This is not the exact route for the train but close enough to give you an idea. The journey takes a bit over 24 hours each way.
The departures board in the Ankara waiting room. The train is known as the Dogu Express and used to run from Istanbul but the the Istanbul to Ankara section is now traveled by high speed train.
My compartment that I had to myself. The back of the seat folds down and there is your bed. Very simple to operate. If there are two of you you pull down the top bunk.
The seat depth is a little short but still comfortable and as you can see, there is plenty of room.
Yes, a refrigerator. The chocolate, water and juice are complimentary. I should have brought a six pack of beer.
A power outlet by the seat.
When the train left most of the compartments were empty. However most of them were used during the journey. The carriage has an attendant who collects your ticket and gives it back to you just before it is time for you to leave the train. They don't speak English.
The carriages are clean and the windows are washed.
The train left on time. Fortunately the window was on the north side of the train so I did not get oo much window glare to impede taking photos. For an apartment block, I though this was more interesting than most.
I would estimate that 50% of Turkish houses use solar hot water. They do get plenty of sun.
In less than an hour we were out into the rugged countryside.
Old and new methods of communication. The white towers are the tops of minarets.
The original routes were planned and built by German engineers and the story goes that since they were paid by the mile. they made sure there were plenty of curves.
Shortly after I boarded the train I met the other passenger in the carriage who spoke English. He was a Croation journalist who had lived in London for the past twenty years. We arranged to have dinner together.
The menus. Many of the items are not available but at least I could get a beer.
US $1 = 2.5 TL
AU $1 = 2 TL
Nothing wonderful but filling.
The Croation bloke had retired as well but he did longer trips than what I was doing being away for months at a time. He was another who told me that I should go to India to ride their trains.
The bed. It was comfortable and I slept well.
Deserted station just before I went to bed.
The next morning was the 100 year anniversary of the landing by the Australian and New Zealand forces at Gallipoli. I set my watch to wake at dawn which was when they landed and I thought about them for a while.
Then began a day of magnificent scenery. There are a lot of photos but I would have to say that this particular day in the train was perhaps the most spectacular I have ever seen.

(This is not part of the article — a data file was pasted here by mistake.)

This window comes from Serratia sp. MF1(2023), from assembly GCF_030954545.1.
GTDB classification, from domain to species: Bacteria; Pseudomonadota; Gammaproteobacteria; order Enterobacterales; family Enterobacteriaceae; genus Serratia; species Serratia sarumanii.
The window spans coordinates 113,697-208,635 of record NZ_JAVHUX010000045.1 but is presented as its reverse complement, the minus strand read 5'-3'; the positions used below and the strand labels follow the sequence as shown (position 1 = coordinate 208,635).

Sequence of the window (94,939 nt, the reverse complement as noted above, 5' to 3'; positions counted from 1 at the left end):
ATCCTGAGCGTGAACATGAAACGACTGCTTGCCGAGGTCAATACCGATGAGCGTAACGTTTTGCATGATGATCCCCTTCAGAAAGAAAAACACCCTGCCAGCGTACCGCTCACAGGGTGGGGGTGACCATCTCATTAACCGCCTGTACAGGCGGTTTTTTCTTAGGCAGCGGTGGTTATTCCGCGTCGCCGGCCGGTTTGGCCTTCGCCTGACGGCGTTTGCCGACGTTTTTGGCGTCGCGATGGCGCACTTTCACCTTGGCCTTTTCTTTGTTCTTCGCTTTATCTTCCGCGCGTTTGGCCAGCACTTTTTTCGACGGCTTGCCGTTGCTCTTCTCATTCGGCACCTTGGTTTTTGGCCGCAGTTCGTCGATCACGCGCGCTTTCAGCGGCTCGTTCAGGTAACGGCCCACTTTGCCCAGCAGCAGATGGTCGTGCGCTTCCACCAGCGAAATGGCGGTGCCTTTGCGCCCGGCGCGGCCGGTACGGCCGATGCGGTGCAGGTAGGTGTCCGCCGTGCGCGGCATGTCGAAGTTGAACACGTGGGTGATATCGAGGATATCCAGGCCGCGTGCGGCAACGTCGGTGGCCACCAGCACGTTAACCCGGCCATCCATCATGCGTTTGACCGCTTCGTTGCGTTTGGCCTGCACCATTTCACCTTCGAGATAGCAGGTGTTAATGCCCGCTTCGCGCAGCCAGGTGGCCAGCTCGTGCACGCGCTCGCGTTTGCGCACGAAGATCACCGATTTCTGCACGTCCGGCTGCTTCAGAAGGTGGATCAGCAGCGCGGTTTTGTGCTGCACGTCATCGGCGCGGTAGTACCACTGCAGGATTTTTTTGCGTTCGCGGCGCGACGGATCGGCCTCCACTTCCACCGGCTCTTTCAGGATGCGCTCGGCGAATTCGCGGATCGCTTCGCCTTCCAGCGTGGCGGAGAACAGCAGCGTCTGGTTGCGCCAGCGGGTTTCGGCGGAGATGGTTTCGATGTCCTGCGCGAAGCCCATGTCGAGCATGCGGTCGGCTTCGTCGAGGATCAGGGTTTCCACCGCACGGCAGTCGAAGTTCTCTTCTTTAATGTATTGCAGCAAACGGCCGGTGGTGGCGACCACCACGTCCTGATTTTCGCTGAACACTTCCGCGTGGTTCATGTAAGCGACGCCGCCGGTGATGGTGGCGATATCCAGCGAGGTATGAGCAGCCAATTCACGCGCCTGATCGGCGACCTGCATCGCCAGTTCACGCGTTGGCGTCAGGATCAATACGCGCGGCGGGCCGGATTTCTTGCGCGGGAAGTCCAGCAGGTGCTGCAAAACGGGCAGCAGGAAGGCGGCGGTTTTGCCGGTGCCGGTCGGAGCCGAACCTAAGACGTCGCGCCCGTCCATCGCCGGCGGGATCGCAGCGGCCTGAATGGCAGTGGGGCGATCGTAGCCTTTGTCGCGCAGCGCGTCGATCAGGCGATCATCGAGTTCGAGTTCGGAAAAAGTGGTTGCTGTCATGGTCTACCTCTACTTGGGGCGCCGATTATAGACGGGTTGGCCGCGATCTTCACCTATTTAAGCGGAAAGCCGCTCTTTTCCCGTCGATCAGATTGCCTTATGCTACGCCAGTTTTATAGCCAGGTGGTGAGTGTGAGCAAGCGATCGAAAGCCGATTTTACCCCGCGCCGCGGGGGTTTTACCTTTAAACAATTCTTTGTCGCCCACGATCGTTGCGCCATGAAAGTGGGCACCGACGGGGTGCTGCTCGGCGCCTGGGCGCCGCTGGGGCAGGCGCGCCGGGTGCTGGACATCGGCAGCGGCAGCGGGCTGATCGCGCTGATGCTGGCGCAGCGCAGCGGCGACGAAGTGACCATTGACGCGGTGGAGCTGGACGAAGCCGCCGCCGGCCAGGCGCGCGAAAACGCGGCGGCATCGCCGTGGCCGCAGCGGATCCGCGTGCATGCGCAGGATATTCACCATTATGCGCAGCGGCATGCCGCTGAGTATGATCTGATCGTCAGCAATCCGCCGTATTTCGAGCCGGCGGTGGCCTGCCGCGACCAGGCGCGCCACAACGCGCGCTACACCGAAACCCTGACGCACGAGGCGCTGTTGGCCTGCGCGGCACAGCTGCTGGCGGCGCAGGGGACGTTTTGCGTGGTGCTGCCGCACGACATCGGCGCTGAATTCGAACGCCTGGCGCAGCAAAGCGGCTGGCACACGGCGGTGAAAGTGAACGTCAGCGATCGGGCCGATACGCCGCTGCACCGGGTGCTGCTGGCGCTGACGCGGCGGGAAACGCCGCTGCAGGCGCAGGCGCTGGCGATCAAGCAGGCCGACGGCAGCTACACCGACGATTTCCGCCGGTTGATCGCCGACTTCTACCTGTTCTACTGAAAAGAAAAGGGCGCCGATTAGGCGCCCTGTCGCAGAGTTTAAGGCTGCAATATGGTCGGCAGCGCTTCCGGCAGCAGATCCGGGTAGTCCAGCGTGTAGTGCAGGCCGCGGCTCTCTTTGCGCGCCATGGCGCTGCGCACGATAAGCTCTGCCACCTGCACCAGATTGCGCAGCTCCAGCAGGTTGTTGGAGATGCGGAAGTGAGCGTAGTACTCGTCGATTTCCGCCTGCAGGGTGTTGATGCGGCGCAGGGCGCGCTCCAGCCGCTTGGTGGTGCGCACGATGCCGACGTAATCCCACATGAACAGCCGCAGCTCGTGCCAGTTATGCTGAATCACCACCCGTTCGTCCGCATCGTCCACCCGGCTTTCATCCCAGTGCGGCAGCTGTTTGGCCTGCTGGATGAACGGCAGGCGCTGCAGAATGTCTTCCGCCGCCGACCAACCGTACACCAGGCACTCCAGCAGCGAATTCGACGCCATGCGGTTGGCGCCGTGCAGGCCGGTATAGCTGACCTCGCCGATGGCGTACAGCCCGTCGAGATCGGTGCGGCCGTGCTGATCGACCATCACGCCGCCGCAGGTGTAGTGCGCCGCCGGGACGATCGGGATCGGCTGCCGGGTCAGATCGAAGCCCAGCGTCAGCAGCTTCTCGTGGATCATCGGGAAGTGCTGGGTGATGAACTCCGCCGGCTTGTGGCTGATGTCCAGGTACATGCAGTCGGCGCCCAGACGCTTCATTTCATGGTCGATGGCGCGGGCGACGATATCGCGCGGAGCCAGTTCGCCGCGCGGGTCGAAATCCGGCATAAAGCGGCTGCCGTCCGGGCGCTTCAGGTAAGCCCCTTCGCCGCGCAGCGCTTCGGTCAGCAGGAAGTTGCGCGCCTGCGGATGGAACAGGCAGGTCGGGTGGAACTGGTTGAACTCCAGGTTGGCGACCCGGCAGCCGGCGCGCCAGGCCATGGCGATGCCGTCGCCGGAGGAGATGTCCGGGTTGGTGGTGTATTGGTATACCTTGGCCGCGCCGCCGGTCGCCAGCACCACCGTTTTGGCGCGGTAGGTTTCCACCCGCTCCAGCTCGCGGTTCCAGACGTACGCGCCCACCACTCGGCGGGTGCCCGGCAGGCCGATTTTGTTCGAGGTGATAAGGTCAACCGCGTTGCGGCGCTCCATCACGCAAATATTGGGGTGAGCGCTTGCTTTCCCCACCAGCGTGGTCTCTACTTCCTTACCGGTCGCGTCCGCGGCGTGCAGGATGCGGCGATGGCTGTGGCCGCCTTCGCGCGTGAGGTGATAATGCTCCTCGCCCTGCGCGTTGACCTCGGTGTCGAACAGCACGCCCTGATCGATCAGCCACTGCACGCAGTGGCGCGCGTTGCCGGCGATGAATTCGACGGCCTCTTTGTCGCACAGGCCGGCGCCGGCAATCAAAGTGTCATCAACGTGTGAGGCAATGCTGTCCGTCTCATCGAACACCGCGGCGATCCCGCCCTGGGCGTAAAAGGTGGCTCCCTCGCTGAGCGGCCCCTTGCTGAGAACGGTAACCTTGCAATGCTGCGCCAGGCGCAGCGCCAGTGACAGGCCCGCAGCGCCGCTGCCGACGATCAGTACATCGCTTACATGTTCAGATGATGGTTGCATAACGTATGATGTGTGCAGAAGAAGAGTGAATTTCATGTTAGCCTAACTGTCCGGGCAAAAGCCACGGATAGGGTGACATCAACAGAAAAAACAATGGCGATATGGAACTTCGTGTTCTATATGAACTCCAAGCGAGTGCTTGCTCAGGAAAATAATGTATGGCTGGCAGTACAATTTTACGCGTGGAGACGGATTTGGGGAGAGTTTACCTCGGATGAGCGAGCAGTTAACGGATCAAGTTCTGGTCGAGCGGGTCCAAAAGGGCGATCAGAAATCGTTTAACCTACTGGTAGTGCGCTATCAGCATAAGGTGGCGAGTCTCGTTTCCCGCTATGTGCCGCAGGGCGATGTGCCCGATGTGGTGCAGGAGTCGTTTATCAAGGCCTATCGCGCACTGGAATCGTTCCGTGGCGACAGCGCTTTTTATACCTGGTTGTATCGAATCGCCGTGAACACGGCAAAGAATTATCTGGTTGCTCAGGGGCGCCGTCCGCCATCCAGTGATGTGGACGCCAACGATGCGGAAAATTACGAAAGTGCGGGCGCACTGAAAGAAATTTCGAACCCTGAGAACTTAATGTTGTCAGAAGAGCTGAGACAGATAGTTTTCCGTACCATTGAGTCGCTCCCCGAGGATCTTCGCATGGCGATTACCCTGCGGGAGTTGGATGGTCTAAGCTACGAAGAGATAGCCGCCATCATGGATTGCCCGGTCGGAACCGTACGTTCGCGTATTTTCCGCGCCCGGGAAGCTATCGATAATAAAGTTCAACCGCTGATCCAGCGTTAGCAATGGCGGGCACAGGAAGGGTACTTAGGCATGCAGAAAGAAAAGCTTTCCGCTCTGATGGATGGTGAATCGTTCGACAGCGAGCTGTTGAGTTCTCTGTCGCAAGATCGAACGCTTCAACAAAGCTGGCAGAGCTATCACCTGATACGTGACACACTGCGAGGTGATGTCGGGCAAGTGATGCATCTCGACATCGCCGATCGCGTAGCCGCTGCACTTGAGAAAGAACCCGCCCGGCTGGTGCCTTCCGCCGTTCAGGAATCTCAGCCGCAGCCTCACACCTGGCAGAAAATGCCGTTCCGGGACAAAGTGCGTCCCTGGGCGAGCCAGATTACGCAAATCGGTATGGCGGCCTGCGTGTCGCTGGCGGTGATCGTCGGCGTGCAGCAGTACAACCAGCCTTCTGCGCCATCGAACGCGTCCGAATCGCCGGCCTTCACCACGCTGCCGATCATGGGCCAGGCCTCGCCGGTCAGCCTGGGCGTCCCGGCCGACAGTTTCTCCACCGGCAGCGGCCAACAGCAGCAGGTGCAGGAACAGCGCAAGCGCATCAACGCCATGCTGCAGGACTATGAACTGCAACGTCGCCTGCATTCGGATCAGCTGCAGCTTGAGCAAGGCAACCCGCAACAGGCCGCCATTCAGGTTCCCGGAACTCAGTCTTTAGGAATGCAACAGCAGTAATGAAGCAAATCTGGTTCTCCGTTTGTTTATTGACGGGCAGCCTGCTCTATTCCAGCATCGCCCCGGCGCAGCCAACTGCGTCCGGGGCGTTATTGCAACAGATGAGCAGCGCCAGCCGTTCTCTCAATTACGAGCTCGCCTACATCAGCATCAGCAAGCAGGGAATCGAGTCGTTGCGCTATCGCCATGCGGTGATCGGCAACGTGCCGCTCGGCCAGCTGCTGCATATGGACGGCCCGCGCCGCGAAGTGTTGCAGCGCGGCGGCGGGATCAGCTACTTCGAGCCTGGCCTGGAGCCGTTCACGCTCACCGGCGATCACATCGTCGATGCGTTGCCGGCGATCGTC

Enjoy the photos and enjoy life.
The first class sleeping carriage is the last in the train but it rode very well. I think it is last for security reasons so that other train passengers can't wander through.
The leaves had not turned yet. I suspect in late September and October, the colours would be spectacular.
An oddity. A Turkish cemetery without trees.
This is Euphrates River which eventually wends its way through Syria and Iraq to the Persian Gulf
I have no idea what the factory was, but the smoke was a change.
The start of a series of dams.
A new dam, obviously producing hydro electricity. I reckon Turkey could become a big producer of solar energy.
For a while the train follows a narrow gorge. The moon and star to the right are frosted onto the carriage window.
This reminded me of the glacier fed rivers in New Zealand.
Old concrete sleepers. Turkey is doing a lot to upgrade its railways.
There always seem to be snow capped mountains.
Blurry photo, but just to show that there were herds of animals, usually looked after by a shepherd.
Even out in the middle of nowhere most of the people live in these apartment blocks.
I think Vatanin means homeland.
The further east, the more rubbish beside the track. Western Turkey is mostly quite clean.
There are quite a lot of military installations in Turkey. I reckon it would be a difficult country to invade with all the mountains.
More hoodoos. They are not just in Cappadocia.
The train stopped for a couple of minutes and this farmer drove off with a woman standing on the back of his tractor. Click on the photo to see more detail.
The spectacular scenery doesn't stop.
A rubbish tip covered with snow.
I don't know why so many buildings are covered with blue tarpaulins.
The sun set just as the train pulled into Kars a few minutes late about 7 pm.
It costs about US $40 each way ( including sleeper) for one of the world's most spectacular train journeys.